You publish love poems and journal entries on your Instagram signed with the name “SOLRAC.” The graphics on your clothes feature phrases such as “Mexikanemicorazon” and “Freelance Lover,” along with “Macho Sentimental.” Is Sanchez-Kane a brand for queer romantics?
I am a sentimental romantic 100 percent guided by my inner feelings. I found in clothing the best way to deal with my problems good and bad ones. Is therapeutic and a way of living. Women have always been the starting point to create a world where all the misfits are welcome to join.
Critical and fan consensus on RuPaul’s Drag Race‘s Holi-slay Spectacular that aired Friday night has been, shall we say, mixed. Were I diagnosing the problem, I’d say it was trying too hard to fit into the format of a regular Drag Race episode and should’ve just given up that particular ghost. If you wanna make a musical advertisement for RuPaul’s latest Christmas album, just do that. (Also, save the delightful return of Sonique and Mayhem Miller’s surprisingly strong showing, the cast was pretty underwhelming.)
Despite the largely negative reception to the special, though, I’m hopeful Drag Race won’t abandon the idea of one-off episodes entirely. There’s value in a format that gives us little tastes of veteran queens without them having to compete in a full season.
Sonique is a great example of that, actually; she’s not who I’d call “All Stars material” in the most traditional sense, having gone out on episode 4 of season 2 and not broken out in a big way since. But she showed she’s really evolved in her drag during the special; in a more competitive format, she might be able to prove that she is ready for All Stars.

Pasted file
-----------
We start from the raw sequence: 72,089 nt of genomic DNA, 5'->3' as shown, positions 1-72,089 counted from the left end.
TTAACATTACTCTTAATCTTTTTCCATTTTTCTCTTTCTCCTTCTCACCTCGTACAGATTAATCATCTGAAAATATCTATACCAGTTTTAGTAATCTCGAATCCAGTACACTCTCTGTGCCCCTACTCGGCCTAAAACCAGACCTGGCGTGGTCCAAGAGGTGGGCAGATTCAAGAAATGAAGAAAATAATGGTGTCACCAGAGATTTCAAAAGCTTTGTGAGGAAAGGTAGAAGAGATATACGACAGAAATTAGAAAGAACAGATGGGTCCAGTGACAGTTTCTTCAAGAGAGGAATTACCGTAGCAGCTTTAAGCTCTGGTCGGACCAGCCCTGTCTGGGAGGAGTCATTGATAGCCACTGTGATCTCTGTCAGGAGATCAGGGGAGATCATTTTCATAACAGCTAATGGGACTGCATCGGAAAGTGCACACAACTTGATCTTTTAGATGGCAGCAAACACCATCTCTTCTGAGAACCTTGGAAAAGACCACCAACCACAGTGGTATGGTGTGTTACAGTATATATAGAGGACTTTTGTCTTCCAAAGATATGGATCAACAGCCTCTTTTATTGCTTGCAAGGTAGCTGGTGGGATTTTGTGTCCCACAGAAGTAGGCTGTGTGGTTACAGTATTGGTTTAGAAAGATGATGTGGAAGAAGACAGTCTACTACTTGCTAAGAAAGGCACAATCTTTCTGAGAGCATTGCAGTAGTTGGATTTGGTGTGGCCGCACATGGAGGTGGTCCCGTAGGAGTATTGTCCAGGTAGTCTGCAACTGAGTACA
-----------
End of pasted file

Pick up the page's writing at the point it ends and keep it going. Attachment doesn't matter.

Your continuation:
For example: Have an episode that’s one long ball. Collect six queens, some of the most fashionable to ever compete on Drag Race. Roxxxy Andrews. Detox. Kim Chi. Even throw in some winners, like Violet Chachki, Aquaria, and Raja. The limited commitment makes it easier to get bigger names back, and will inspire them to bring out the big guns immediately, instead of saving them for later in the game. Put a $10,000 prize on the line for a winner. Drag Race meets Chopped.
You could do similar episodes for acting, comedy, singing, lip-syncing, dancing — what’s amazing about the Drag Race universe is how many skills it involves. And there are over 100 queens who each excel at different things. Showcase specials make sense in a way a holiday special, especially one as scripted as this one, doesn’t.
I doubt last night was the last Holi-slay Spectacular we’ll be getting, to be frank. While fans and critics may have rolled their eyes, it’s likely that the special did actually boost sales of Ru’s music. My only request is this: If we’re going to get more of that, Drag Race, at least give us some real, competitive specials, too.
The Bachelor. The Bachelorette. Love Island. Beauty and the Geek. Rock of Love. Flavor of Love. The Cougar. All these reality dating shows have many things in common, but an overarching, unavoidable theme is their focus on heterosexual relationships.